No defense deals were signed or announced during the summit Sep 27 but in a significant step forward in nuclear cooperation, President Obama himself announced “the first commercial agreement between a US company and India on civilian nuclear power” between Westinghouse Electric Company and Nuclear Power Corporation of India Ltd (NPCIL).
Westinghouse will set up six AP-1000 nuclear reactors in India’s western Gujarat state. A similar deal should be coming for GE-Hitachi for power generation nuclear technology in another state, Andhra Pradesh.
“We’ve made enormous progress on the issue of civilian nuclear power, and in fact, have been able to achieve just in the last few days,” Obama said.
A Fact Sheet issued by the White House noted that the two countries work closely on global non-proliferation and arms control, and said the US continues to support India’s full membership in the four multilateral export control regimes – Nuclear Suppliers Group, Missile Technology Control Regime, Wassenaar Arrangement, and Australia Group, in a phased manner.
India’s main concern is tech transfer, and while way back home, Dr Manmohan Singh said that India was trying to move away from “the buyer-seller relationship” to one based on co-production and co-research with the US in the defense sector. He also described the discussions as a step forward.
“Well in the area of defense cooperation we are trying to move away from the buyer-seller relationship to a relationship based on co-production, based on co-research and the outcome of the deliberations on defense cooperation is in line with our own thinking,” the Prime Minister said.
The US companies are also keen to invest in Indian partnerships but with nearly 50 percent or more participation. Chris Chadwick, President of Boeing Military Aircraft, for instance told India Strategic recently that his company has to meet many offset obligations. “We will be happy to assume more responsibility with higher participation than 26 percent.”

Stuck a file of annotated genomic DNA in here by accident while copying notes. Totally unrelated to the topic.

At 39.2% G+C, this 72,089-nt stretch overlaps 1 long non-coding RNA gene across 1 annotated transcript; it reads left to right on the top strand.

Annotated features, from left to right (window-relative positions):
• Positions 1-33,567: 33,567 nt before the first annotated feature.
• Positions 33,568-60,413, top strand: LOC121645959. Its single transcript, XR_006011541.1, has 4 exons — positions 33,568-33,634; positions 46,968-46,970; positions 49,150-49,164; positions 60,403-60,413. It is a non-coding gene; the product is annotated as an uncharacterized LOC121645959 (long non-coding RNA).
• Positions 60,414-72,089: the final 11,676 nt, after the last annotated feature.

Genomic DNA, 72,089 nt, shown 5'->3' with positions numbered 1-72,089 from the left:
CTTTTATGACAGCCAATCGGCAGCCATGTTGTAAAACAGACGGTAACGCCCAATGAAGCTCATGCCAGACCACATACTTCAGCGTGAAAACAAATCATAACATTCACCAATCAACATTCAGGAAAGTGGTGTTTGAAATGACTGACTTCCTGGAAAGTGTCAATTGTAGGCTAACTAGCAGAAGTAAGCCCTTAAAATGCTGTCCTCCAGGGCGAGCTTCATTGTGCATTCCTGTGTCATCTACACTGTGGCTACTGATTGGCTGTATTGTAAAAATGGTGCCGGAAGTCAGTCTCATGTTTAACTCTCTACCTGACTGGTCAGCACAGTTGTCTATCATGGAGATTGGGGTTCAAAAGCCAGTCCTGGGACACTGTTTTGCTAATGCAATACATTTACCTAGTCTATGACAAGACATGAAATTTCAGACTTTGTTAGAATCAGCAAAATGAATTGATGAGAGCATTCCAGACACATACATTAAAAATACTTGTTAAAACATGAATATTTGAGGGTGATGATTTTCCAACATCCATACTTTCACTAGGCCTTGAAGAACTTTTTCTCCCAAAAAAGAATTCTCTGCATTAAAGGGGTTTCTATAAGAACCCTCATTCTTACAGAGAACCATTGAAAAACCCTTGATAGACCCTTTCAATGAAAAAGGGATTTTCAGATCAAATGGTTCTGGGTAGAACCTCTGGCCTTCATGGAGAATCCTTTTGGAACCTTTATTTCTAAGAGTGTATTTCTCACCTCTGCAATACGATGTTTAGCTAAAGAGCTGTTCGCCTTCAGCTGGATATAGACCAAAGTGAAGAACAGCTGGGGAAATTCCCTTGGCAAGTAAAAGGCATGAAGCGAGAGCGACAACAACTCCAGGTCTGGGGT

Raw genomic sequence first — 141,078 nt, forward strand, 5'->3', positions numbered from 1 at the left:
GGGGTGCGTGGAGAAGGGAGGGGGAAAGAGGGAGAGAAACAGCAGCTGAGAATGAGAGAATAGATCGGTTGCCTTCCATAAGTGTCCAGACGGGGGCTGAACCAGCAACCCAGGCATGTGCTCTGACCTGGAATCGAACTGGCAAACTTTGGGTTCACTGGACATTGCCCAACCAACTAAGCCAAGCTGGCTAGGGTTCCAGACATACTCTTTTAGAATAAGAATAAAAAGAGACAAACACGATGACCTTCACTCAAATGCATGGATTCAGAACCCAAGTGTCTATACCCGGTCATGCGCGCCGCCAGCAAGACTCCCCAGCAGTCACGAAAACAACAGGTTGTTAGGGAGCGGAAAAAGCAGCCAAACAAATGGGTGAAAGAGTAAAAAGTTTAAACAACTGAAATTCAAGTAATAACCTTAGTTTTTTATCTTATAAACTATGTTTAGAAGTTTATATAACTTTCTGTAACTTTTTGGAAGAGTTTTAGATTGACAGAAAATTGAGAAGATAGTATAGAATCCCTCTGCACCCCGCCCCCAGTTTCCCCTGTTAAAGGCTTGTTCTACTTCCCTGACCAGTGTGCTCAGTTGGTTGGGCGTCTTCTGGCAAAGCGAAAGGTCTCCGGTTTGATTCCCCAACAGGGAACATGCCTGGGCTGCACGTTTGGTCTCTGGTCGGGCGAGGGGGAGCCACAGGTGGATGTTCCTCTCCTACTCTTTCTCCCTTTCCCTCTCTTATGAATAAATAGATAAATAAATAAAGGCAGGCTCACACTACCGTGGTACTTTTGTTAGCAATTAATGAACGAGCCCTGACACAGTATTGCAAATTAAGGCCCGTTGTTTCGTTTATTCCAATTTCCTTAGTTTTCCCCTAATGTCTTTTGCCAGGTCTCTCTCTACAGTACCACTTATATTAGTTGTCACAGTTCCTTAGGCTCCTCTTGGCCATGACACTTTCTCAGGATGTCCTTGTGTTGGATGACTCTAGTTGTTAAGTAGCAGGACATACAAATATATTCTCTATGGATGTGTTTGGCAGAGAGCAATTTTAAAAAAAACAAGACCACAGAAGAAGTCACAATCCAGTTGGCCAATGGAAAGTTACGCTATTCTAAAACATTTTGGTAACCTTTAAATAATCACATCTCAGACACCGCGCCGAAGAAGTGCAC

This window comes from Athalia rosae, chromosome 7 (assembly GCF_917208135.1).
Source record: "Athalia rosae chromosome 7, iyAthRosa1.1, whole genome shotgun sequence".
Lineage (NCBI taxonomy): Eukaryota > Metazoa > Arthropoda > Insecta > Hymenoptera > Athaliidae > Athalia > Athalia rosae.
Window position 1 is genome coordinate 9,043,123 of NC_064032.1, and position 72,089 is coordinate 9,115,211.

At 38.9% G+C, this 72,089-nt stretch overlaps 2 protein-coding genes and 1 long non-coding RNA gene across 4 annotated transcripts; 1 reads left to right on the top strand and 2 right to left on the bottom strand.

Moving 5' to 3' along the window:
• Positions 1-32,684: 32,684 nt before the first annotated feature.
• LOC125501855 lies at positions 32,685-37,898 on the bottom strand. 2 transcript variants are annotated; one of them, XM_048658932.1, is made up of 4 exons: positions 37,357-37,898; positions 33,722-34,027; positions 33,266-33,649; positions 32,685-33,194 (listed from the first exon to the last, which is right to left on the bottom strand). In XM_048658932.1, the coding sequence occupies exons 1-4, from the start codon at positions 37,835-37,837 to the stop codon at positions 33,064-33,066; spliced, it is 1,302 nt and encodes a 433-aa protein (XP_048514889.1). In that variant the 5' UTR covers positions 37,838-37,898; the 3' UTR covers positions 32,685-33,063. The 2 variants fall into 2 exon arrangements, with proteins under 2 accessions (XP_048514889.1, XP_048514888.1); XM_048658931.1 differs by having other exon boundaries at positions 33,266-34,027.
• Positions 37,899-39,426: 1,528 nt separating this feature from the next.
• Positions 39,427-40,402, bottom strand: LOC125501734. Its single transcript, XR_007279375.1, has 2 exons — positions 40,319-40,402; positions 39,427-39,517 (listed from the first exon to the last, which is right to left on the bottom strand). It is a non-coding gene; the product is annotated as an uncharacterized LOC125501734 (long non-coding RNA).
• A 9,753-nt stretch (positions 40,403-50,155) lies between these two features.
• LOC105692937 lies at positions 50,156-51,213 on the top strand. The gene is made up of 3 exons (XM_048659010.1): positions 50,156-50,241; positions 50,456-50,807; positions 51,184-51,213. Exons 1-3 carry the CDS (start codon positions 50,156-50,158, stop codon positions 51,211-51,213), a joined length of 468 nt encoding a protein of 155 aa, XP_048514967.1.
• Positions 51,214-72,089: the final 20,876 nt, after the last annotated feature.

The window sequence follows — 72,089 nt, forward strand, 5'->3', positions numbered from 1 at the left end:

But discouraged by Indian industry, MoD has so far stuck to 26 percent FDI norm, with more possible if the government clears it in specific cases at the highest level.
Dr Singh echoed the same: “We would like our own domestic industry to get involved in domestic production. We would also like FDI to extent of 26 percent to come into defense production.”
Notably, US Deputy Secretary of Defence Ashton B Carter, who had visited India before the summit, had offered to co-produce main stream defense equipment in India, including co-development of the next version of the Javelin anti-tank missile now built by Raytheon Co and Lockheed Martin Corp.
Early 2013, Washington also encouraged General Atomics to show its unarmed, export version of Predator drone and the new generation Electromagnetic Aircraft Launch System (EMALS) to the Indian forces for Indian navy’s future aircraft carriers.
Details are not available but discussions between the concerned authorities and General Atomics are now going on. The Indian Navy plans to build at least two more 60,000-ton carriers, and according to the Vice Chief of Naval Staff Vice Admiral Robin Dhowan, while a decision would take time, every new technology is on the platter for consideration.
The next generation of US Navy’s aircraft carriers are now being designed and built with EMALS, rather than steam-powered catapults.
Sikorsky, which provides helicopters for the US Navy, Air Force, Army and Marines, says that if number are justified, it could build helicopters in India for global markets.
Distinguished aerospace expert Dr Vivek Lall, newly elected to the Board of Indo American Chamber of Commerce, observed that the future of US-India relationship would pivot upon the ability to innovate towards futuristic tech transfers and some level of industry integration with high-end work share.
First published by our partner India Strategic in October 2013